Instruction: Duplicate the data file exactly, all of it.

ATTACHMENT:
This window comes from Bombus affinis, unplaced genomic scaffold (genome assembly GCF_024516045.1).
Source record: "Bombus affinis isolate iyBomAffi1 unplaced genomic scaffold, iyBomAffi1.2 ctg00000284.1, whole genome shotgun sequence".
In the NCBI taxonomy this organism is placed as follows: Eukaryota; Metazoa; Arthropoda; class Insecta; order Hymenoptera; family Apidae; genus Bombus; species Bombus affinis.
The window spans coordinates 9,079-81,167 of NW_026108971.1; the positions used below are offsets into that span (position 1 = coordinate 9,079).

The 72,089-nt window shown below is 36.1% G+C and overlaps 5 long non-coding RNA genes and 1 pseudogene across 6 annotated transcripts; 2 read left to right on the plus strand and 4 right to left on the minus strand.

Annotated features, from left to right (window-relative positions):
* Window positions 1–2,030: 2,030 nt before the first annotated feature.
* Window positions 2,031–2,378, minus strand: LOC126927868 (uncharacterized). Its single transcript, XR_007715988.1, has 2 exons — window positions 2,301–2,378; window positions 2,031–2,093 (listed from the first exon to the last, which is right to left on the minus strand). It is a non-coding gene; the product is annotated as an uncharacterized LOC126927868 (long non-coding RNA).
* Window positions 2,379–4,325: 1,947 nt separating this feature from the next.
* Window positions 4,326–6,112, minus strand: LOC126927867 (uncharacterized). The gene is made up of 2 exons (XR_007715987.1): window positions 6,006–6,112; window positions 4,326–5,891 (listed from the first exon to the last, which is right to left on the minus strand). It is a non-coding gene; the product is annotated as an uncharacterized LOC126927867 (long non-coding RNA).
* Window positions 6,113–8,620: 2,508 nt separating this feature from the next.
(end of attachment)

This window comes from Bombus affinis, unplaced genomic scaffold (genome assembly GCF_024516045.1).
Source record: "Bombus affinis isolate iyBomAffi1 unplaced genomic scaffold, iyBomAffi1.2 ctg00000284.1, whole genome shotgun sequence".
In the NCBI taxonomy this organism is placed as follows: Eukaryota; Metazoa; Arthropoda; class Insecta; order Hymenoptera; family Apidae; genus Bombus; species Bombus affinis.
The window spans coordinates 9,079-81,167 of NW_026108971.1; the positions used below are offsets into that span (position 1 = coordinate 9,079).

The 72,089-nt window shown below is 36.1% G+C and overlaps 5 long non-coding RNA genes and 1 pseudogene across 6 annotated transcripts; 2 read left to right on the plus strand and 4 right to left on the minus strand.

Annotated features, from left to right (window-relative positions):
* Window positions 1–2,030: 2,030 nt before the first annotated feature.
* Window positions 2,031–2,378, minus strand: LOC126927868 (uncharacterized). Its single transcript, XR_007715988.1, has 2 exons — window positions 2,301–2,378; window positions 2,031–2,093 (listed from the first exon to the last, which is right to left on the minus strand). It is a non-coding gene; the product is annotated as an uncharacterized LOC126927868 (long non-coding RNA).
* Window positions 2,379–4,325: 1,947 nt separating this feature from the next.
* Window positions 4,326–6,112, minus strand: LOC126927867 (uncharacterized). The gene is made up of 2 exons (XR_007715987.1): window positions 6,006–6,112; window positions 4,326–5,891 (listed from the first exon to the last, which is right to left on the minus strand). It is a non-coding gene; the product is annotated as an uncharacterized LOC126927867 (long non-coding RNA).
* Window positions 6,113–8,620: 2,508 nt separating this feature from the next.